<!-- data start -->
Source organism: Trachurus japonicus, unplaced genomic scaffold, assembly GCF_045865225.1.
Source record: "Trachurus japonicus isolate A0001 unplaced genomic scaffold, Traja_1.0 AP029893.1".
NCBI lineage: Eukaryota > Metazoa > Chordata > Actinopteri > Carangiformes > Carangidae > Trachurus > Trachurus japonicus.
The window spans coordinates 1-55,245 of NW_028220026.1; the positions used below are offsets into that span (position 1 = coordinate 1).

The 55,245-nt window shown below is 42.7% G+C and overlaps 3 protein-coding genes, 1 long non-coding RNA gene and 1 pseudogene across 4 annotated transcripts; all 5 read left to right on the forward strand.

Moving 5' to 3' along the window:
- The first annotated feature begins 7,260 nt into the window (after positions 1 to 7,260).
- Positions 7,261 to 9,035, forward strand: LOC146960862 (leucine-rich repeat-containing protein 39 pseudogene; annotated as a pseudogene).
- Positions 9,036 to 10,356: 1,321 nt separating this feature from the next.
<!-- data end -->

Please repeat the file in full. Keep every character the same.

Source organism: Trachurus japonicus, unplaced genomic scaffold, assembly GCF_045865225.1.
Source record: "Trachurus japonicus isolate A0001 unplaced genomic scaffold, Traja_1.0 AP029893.1".
NCBI lineage: Eukaryota > Metazoa > Chordata > Actinopteri > Carangiformes > Carangidae > Trachurus > Trachurus japonicus.
The window spans coordinates 1-55,245 of NW_028220026.1; the positions used below are offsets into that span (position 1 = coordinate 1).

The 55,245-nt window shown below is 42.7% G+C and overlaps 3 protein-coding genes, 1 long non-coding RNA gene and 1 pseudogene across 4 annotated transcripts; all 5 read left to right on the forward strand.

Moving 5' to 3' along the window:
- The first annotated feature begins 7,260 nt into the window (after positions 1 to 7,260).
- Positions 7,261 to 9,035, forward strand: LOC146960862 (leucine-rich repeat-containing protein 39 pseudogene; annotated as a pseudogene).
- Positions 9,036 to 10,356: 1,321 nt separating this feature from the next.